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The Ideal of Ancient Greek Beauty At British Museum

A figure of a naked man, possibly Dionysos.  Marble statue from the East pediment of the Parthenon.  Designed by Phidias, Athens, Greece, 438BC-432BC.  Height 127cm x 174cm.  © The Trustees of the British Museum.
A figure of a naked man, possibly Dionysos.
Marble statue from the East pediment of the Parthenon.
Designed by Phidias, Athens, Greece, 438BC-432BC.
Height 127cm x 174cm.
© The Trustees of the British Museum.

The British Museum’s new blockbuster show, entitled “Defining beauty: the body in ancient Greek art,” includes a variety of breathtaking in accuracy and realism works of art that will urge visitors to follow a visually awe-inspiring and thought-provoking exploration of the human body.

The exhibition, sponsored by Julius Bär, is now open through July 5, featuring around 150 astonishing historical treasures in an effort to examine notions of ideal beauty as rendered in marble statues, bronzes, terracottas and vases.

From the abstract simplicity of prehistoric figurines to the mind-blowing realism of the age of Alexander the Great, all masterpieces inside Room 30 of the Sainsbury Exhibitions Gallery will “narrate” an impressive story about the Greek obsession with physical perfection, an obvious parallel with people’s desire to look beautiful.

British Museum visitors will have the opportunity to admire sublime creations, among which are Parthenon sculptures made by Phidias, the Belvedere Torso nude male statue from the Vatican Museums, Michelangelo’s Adam drawing for the Sistine Chapel, the Roman copy of Discobolus by Myron, and Georg Roemer’s reconstruction of the bronze Doryphoros, or “Spear-bearer,” of Polykleitos of Argos.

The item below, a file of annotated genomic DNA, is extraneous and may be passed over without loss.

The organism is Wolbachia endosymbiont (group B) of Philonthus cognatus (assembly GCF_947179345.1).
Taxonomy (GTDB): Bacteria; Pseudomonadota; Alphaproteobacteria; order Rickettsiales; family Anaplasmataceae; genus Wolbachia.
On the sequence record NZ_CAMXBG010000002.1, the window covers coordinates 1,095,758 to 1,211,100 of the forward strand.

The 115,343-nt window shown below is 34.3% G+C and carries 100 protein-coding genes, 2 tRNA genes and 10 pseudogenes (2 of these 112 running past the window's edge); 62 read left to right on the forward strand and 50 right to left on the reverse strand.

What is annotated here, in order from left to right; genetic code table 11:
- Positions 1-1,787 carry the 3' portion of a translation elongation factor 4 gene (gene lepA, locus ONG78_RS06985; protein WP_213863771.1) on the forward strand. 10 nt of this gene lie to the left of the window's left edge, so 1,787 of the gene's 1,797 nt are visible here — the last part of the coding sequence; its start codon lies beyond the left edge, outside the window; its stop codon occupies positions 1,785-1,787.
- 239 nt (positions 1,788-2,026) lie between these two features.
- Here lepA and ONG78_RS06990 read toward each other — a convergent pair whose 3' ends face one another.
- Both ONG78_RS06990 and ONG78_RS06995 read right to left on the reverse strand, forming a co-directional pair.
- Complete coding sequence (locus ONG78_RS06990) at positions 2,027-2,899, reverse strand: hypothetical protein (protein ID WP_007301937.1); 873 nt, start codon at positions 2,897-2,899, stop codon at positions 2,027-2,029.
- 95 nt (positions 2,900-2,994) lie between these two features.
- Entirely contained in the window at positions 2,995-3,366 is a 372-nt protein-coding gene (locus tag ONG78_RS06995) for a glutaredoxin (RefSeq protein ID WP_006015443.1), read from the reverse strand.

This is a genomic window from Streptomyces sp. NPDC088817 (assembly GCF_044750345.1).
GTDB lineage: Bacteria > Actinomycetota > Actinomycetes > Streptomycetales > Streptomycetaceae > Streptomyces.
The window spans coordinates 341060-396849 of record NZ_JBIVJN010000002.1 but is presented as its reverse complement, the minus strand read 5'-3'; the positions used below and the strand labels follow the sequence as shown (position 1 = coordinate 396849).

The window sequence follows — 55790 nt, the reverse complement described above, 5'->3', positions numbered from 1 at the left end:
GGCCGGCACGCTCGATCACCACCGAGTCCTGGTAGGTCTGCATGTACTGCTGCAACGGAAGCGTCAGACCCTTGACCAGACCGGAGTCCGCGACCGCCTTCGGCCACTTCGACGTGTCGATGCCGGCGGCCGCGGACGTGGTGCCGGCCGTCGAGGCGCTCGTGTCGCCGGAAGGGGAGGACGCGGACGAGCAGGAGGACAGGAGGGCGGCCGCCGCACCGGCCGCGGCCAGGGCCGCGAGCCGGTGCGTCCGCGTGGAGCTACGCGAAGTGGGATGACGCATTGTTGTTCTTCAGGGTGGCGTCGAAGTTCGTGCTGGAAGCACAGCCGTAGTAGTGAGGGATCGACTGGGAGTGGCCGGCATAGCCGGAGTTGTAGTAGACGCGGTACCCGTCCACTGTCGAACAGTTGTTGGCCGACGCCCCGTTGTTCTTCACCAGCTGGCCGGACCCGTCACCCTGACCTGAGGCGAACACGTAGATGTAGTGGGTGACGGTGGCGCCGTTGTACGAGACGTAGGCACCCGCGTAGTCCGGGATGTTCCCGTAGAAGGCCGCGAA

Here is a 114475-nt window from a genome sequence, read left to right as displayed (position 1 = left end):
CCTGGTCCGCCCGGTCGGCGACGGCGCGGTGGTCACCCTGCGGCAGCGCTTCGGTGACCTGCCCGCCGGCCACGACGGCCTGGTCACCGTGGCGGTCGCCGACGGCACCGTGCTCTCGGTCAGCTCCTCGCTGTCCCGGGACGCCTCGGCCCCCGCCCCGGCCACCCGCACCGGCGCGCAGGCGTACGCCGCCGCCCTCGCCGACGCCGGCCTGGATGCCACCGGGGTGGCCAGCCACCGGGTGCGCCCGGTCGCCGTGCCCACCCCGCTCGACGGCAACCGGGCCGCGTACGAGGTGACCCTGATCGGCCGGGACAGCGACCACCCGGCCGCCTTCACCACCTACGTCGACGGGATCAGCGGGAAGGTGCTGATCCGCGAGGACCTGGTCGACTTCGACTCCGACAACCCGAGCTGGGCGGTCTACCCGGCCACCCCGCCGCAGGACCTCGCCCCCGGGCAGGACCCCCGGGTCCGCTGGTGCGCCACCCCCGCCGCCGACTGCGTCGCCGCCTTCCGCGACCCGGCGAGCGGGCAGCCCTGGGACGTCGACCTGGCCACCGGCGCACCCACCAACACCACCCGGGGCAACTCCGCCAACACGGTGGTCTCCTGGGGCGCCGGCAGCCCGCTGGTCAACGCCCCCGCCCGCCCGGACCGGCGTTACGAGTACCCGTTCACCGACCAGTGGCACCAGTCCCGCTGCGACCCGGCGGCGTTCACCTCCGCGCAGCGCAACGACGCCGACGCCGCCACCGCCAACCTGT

Info

“Defining beauty: the body in ancient Greek art”
Now open – until 5 July 2015
Sainsbury Exhibitions Gallery (Room 30)
The British Museum
Great Russell Street, London WC1B 3DG

Marble relief (Block XLVII) from the North frieze of the Parthenon.  The frieze shows the procession of the Panathenaic festival, the commemoration of the birthday of the goddess Athena.  Designed by Phidias, Athens, Greece, 438BC-432BC.  Height 101cm x width 164cm.  © The Trustees of the British Museum.
Marble relief (Block XLVII) from the North frieze of the Parthenon.
The frieze shows the procession of the Panathenaic festival, the commemoration of the birthday of the goddess Athena.
Designed by Phidias, Athens, Greece, 438BC-432BC.
Height 101cm x width 164cm.
© The Trustees of the British Museum.

Ilissos. Marble statue of a river god from the West pediment of the Parthenon. Designed by Phidias, Athens, Greece, 438BC-432BC.  Height 81cm x 189cm.  © The Trustees of the British Museum.
Ilissos. Marble statue of a river god from the West pediment of the Parthenon.
Designed by Phidias, Athens, Greece, 438BC-432BC.
Height 81cm x 189cm.
© The Trustees of the British Museum.

Marble metope from the Parthenon (South metope XXXI).  This metope is from the eastern half of the south side of the temple.  The South metopes in the British Museum show the battle between Centaurs and Lapiths at the marriage-feast of Peirithoos.  Designed by Phidias, Athens, Greece, 438BC-432BC.  Width 132cm.  © The Trustees of the British Museum.
Marble metope from the Parthenon (South metope XXXI).
This metope is from the eastern half of the south side of the temple.
The South metopes in the British Museum show the battle between Centaurs and Lapiths at the marriage-feast of Peirithoos.
Designed by Phidias, Athens, Greece, 438BC-432BC.
Width 132cm.
© The Trustees of the British Museum.


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